With NFL players and owners squabbling over player compensation and word coming out about college players being given financial incentives to play, now seems like a good time to talk about compensation in sports. To keep it simple and timely, let's focus on football (no, not futbol or even fooseball - we're talking about real North American Football).
First, let's level the playing field by bringing us all up to speed on the two situations I mentioned in my opening. The 2011 NFL season remains in jeopardy as players and owners try to reach labor terms that they can both live with. On April 6th a court hearing will seek to determine the legality of the player lockout. With the owners appearing to be quite determined to get their way, the outlook is not good.
Another story broke this week around an HBO special that will apparently expose certain offenses in which college athletes were given significant sums of money in expectation that they would join certain programs (Auburn University is one of the highlighted programs). Such activities are strictly forbidden by the NCAA.
The disparity between these two examples is laughable. On the one hand, you have owners and players making millions (through ticket sales, TV, merchandising, etc) who both think they deserve a bigger piece of the pie. On the otherhand, you have owners (Universities and the NCAA) making (on average) millions through their programs and compensating athletes with 50 square feet of dorm room, $10/day at the campus cafeteria and free books on such exciting topics as Earth Science and Art History.
Now to be fair, most college student athletes on scholarship are given the gift of a college education without the financial worries that most students endure. In most cases, the essentials are taken care of (tuition, room and board, books), but last I checked 9 out of 10 college students prefer having some cash in their pocket (informal survey) for such peculiar activities as dating, eating pizza and the occasional new pair of shoes.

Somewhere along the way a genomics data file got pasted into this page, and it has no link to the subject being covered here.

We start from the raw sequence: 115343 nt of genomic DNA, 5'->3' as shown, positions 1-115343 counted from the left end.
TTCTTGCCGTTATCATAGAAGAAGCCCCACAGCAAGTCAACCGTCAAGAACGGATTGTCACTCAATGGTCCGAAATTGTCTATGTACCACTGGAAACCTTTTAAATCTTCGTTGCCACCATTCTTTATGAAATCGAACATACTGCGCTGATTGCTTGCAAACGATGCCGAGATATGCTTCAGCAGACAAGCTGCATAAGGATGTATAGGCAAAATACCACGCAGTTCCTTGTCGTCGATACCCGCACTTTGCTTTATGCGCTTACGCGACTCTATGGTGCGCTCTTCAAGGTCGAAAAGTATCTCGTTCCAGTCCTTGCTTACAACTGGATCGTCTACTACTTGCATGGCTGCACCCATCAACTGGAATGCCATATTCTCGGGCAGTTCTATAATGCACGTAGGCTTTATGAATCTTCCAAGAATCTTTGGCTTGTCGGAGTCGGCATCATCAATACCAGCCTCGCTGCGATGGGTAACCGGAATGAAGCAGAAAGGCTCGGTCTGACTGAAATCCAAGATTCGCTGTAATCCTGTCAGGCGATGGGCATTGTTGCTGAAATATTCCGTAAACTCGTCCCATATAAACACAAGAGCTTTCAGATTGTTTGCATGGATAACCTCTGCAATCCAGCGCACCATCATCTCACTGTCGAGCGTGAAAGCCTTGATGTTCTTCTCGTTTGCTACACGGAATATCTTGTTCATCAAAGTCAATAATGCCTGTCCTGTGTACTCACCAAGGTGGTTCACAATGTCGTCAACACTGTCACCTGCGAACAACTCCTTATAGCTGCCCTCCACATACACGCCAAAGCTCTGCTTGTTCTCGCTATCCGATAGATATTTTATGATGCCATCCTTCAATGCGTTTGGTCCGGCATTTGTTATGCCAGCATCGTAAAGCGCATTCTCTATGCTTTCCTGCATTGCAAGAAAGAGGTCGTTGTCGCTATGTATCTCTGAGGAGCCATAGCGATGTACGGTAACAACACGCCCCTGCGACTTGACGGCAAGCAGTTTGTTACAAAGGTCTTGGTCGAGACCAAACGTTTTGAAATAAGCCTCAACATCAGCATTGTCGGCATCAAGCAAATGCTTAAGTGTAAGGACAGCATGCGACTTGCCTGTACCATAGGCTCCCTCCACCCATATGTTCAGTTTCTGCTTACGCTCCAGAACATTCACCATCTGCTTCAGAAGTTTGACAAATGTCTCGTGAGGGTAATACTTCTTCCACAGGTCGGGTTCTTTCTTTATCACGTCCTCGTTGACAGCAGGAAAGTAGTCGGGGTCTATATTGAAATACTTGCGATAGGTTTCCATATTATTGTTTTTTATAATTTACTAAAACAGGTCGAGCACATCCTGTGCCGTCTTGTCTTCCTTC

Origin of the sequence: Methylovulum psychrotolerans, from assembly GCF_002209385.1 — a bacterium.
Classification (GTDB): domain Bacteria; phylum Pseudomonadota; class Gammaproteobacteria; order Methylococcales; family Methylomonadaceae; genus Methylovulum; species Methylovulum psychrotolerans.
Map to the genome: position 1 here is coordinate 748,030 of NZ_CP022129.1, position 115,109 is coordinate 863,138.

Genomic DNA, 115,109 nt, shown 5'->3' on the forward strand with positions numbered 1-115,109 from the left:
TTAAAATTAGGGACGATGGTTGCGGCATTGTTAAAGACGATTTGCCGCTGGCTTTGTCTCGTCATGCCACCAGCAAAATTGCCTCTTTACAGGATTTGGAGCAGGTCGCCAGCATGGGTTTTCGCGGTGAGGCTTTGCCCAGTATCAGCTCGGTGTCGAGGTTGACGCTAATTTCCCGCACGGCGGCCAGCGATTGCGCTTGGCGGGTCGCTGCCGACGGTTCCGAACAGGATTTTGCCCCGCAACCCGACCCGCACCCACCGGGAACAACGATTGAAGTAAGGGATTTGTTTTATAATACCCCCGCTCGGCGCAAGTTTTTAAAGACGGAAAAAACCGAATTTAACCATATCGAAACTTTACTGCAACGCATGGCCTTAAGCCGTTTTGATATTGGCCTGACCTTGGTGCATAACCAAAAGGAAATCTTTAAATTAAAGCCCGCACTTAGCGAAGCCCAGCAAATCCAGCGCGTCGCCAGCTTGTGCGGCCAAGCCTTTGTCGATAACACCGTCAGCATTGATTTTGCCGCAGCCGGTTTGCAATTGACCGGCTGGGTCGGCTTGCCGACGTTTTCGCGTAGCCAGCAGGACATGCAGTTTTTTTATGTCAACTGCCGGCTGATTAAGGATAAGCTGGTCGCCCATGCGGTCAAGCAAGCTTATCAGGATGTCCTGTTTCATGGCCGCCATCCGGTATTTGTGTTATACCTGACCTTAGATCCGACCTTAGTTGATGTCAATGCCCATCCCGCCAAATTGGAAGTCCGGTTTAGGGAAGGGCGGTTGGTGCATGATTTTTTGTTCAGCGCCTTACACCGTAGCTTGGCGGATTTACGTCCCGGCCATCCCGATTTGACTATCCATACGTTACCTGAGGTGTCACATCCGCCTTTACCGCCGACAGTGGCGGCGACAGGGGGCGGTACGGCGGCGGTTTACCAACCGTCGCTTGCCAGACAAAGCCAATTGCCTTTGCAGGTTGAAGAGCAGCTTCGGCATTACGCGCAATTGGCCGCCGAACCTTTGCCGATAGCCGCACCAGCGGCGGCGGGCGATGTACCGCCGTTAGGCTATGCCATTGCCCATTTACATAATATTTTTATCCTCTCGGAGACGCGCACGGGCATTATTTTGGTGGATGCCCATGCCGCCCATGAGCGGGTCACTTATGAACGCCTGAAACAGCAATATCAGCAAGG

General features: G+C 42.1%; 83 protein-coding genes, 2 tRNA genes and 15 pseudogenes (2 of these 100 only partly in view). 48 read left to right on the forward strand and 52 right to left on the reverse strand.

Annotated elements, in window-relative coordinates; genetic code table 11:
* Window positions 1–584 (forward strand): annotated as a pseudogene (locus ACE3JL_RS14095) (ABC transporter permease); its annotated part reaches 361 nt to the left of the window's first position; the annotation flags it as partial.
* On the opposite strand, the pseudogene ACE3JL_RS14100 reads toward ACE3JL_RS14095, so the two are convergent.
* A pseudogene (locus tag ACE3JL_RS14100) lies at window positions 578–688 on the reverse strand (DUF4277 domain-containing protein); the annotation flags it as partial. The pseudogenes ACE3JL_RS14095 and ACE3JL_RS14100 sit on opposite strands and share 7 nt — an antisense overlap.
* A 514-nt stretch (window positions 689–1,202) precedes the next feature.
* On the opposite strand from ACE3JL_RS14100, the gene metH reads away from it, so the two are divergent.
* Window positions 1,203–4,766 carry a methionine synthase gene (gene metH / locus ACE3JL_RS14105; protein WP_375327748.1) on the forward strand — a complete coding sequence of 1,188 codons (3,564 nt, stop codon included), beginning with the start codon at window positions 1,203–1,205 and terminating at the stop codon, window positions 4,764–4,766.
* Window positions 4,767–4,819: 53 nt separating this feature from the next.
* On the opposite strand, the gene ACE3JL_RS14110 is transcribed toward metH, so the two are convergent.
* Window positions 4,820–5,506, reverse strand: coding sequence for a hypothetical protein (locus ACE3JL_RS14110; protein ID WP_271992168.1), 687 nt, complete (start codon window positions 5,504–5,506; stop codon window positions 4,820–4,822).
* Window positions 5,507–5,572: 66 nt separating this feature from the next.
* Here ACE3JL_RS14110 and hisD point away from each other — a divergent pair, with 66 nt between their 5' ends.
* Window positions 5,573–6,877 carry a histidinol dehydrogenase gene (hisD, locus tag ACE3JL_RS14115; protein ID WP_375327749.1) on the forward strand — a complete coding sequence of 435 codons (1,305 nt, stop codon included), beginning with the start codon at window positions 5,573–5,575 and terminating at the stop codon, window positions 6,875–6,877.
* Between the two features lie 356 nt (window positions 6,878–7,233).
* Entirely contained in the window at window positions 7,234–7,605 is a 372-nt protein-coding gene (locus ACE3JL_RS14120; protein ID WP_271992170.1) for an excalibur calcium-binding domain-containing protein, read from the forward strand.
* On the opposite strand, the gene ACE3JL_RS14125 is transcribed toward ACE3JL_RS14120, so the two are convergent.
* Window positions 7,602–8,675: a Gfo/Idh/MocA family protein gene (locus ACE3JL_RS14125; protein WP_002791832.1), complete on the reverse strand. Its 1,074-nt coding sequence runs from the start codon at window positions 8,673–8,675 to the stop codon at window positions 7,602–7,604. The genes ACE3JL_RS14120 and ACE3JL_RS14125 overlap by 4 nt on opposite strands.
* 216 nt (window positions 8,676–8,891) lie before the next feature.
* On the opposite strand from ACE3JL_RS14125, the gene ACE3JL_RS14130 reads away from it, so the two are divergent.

Would it kill a program like University of Texas - whose football program profited more than $68 million in 2010 to pay their players minimum wage to cover these expenses? Likely not. The problem is that the schools from smaller conferences with weaker television deals and less committed boosters are not nearly so lucky. Fifty-three of 61 "small conference" schools split profits of $26 million while 8 lost money altogether in 2010.
And so, the question now becomes even more complicated. If schools are allowed or mandated to pay their athletes, what about the smaller schools who may not even be able to offer pay the equivalent of a part-time job scrubbing toilets? Is it ever right to allow some universities to pay cash while others are strapped? And so here we are - perplexed.
To be continued...